A thorough medical history review and physical exam are vital for the proper diagnosis of facial paralysis. The history of onset and progression, associated symptoms, and comorbidities should be identified and investigated. Relevant examinations include:[7][2]

  • Facial nerve evaluation
  • ENT exam to assess the external auditory canal, eardrum, mastoid region
  • Audiological assessment
  • Blood pressure and blood count
  • Serologic testing (immunoglobulin G and M) for children living in Lyme-endemic territories during the spring and autumn months
  • Imaging such as computed tomography (CT) or magnetic resonance imaging (MRI)- for suspected chronic otitis media, acute mastoiditis, trauma, or neoplasm.
  • Electroneuronography (ENoG)
  • Lumbar puncture- done only if central nervous system infection such as meningitis and Guillain-Barré syndrome is suspected

Outcome Measures[edit | edit source]

The severity of facial paralysis can be assessed using House–Brackmann Scale. It is a grading system that assesses facial muscle functions, including the closing of eyes, elevating brows, frowning, smiling, and puckering lips.

Management / Interventions[edit | edit source]

  • Drug Therapy- As Bell's palsy typically resolves on its own in pediatric population, the goal of drug therapy is to reduce the likelihood of incomplete resolution and minimize the risk of complications such as synkinesis, autonomic dysfunctions (e.g., crocodile tears), and facial spasms.[7]
  • Eye Care- Facial palsy can cause incomplete closure of the affected eyelid, which increases the risk of irritation and corneal ulceration due to inadequate eye protection and decreased tear production. Eye-protective measures such as artificial tears, ophthalmic lubricating ointment during sleep, an eyelid patch at night, and sun protection are recommended. [2]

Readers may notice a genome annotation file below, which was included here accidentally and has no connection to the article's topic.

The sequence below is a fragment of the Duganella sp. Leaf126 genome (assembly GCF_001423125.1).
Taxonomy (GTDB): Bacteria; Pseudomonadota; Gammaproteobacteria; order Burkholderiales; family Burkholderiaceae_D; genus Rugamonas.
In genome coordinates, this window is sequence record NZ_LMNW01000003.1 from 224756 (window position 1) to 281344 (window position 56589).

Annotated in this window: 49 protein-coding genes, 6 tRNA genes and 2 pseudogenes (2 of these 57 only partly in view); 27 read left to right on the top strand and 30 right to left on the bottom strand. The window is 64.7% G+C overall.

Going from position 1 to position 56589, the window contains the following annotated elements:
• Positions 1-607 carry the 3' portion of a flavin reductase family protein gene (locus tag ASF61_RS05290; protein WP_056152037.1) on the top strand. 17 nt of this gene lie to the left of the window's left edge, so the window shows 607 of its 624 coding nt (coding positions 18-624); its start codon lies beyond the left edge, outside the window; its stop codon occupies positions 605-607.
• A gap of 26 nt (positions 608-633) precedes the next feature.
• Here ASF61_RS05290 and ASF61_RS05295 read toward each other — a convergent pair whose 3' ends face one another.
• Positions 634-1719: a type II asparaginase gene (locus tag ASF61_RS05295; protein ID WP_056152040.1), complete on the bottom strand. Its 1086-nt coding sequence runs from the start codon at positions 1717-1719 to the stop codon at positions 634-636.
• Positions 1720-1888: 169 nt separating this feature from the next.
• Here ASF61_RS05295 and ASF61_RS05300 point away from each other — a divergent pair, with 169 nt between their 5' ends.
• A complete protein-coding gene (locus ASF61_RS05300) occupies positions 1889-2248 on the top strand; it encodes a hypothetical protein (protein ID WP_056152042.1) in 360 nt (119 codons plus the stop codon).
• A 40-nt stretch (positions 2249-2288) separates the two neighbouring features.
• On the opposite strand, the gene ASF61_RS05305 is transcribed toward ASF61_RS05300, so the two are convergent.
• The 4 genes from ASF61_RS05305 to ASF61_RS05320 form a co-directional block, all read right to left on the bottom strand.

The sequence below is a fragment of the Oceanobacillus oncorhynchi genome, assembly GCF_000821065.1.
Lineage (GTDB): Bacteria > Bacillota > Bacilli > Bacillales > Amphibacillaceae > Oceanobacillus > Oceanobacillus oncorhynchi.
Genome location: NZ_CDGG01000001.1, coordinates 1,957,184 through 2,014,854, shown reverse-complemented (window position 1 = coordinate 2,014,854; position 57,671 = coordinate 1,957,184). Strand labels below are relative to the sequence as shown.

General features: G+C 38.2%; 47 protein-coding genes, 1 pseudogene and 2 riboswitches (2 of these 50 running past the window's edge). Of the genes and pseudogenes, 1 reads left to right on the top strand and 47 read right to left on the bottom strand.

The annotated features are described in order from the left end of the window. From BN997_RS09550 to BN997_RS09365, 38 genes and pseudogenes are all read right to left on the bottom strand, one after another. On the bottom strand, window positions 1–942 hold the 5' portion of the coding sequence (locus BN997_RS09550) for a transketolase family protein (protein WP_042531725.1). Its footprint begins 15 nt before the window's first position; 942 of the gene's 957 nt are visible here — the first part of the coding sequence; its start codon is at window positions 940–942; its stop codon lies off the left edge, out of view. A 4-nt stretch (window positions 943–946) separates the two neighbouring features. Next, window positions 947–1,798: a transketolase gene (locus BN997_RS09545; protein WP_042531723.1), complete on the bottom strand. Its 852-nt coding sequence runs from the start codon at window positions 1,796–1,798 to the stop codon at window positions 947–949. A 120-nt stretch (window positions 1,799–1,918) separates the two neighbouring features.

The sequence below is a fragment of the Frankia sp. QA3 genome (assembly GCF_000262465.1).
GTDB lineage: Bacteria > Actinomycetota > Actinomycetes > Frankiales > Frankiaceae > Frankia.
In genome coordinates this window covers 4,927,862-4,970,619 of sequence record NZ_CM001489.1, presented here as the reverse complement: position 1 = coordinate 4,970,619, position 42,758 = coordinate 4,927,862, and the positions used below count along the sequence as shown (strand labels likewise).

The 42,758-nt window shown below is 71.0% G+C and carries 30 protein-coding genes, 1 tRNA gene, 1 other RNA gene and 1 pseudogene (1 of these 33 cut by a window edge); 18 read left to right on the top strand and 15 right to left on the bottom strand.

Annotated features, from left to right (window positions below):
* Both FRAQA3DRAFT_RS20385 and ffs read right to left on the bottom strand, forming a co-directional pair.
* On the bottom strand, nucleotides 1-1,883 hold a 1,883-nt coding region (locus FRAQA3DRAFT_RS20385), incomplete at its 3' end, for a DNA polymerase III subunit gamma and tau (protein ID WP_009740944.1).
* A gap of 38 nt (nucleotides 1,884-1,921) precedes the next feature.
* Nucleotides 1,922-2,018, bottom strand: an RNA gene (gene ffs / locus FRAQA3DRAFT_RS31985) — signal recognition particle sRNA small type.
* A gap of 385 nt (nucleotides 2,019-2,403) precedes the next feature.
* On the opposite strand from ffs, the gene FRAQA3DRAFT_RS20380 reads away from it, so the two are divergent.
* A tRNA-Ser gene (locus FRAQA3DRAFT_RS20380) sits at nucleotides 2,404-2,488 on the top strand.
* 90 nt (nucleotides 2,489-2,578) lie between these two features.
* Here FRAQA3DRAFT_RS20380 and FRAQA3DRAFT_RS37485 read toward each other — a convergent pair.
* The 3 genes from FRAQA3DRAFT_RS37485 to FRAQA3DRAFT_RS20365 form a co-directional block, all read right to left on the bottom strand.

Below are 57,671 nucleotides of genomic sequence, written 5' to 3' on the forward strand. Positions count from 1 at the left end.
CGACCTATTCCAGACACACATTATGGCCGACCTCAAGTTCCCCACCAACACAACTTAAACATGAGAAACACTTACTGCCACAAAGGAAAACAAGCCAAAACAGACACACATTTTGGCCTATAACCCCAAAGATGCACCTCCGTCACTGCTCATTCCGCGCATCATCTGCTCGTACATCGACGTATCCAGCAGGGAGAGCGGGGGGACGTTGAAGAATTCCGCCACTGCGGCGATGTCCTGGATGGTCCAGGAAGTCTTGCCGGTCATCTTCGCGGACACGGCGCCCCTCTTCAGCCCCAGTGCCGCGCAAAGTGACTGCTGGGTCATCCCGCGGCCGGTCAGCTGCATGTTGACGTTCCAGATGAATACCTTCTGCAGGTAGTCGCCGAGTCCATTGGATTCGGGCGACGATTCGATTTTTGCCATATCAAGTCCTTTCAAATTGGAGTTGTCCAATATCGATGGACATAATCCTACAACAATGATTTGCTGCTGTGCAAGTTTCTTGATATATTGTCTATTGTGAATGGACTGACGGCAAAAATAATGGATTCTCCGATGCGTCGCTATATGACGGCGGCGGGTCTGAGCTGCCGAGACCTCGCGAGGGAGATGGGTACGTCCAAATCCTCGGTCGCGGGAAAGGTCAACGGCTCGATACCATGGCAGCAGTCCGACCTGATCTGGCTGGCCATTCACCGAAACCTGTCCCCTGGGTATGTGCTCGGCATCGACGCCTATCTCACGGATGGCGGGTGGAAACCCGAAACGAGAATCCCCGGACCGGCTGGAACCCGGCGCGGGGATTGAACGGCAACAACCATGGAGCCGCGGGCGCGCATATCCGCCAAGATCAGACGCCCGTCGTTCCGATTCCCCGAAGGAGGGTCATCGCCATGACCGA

• Physiotherapy - Although there is little evidence available, various rehabilitative techniques such as physiotherapy, biofeedback therapy, relaxation exercises with massage therapy, and coordination and facial expression exercises may be effective in reducing muscle stiffness and improving facial movements.[7]

Differential Diagnosis[edit | edit source]

  • Lyme Disease
  • Meningitis
  • Chronic otitis media
  • Acute mastoiditis
  • Guillain-Barré syndrome

References[edit | edit source]

  1. 1.0 1.1 Wohrer D, Moulding T, Titomanlio L, Lenglart L. Acute Facial Nerve Palsy in Children: Gold Standard Management. Children. 2022 Feb 17;9(2):273.
  2. 2.0 2.1 2.2 Wang CS, Sakai M, Khurram A, Lee K. Facial nerve palsy in children: a case series and literature review. Otolaryngology Case Reports. 2021 Sep 1;20:100297.
  3. Seneviratne SO, Patel BC. Facial nerve anatomy and clinical applications. StatPearls. Treasure Island (FL).
  4. Takezawa K, Townsend G, Ghabriel M. The facial nerve: anatomy and associated disorders for oral health professionals. Odontology. 2018 Apr;106:103-16.
  5. Myckatyn TM, Mackinnon SE. A review of facial nerve anatomy. InSeminars in plastic surgery 2004 Feb (Vol. 18, No. 01, pp. 5-11). Copyright© 2004 by Thieme Medical Publishers, Inc., 333 Seventh Avenue, New York, NY 10001 USA..
  6. Stjernquist-Desatnik A, Skoog E, Aurelius E. Detection of herpes simplex and varicella-zoster viruses in patients with Bell's palsy by the polymerase chain reaction technique. Annals of Otology, Rhinology & Laryngology. 2006 Apr;115(4):306-11.
  7. 7.0 7.1 7.2 7.3 7.4 7.5 7.6 7.7 Ciorba A, Corazzi V, Conz V, Bianchini C, Aimoni C. Facial nerve paralysis in children. World journal of clinical cases. 2015 Dec 16;3(12):973.
  8. Kim SJ, Lee HY. Acute peripheral facial palsy: recent guidelines and a systematic review of the literature. Journal of Korean medical science. 2020 Aug 3;35(30).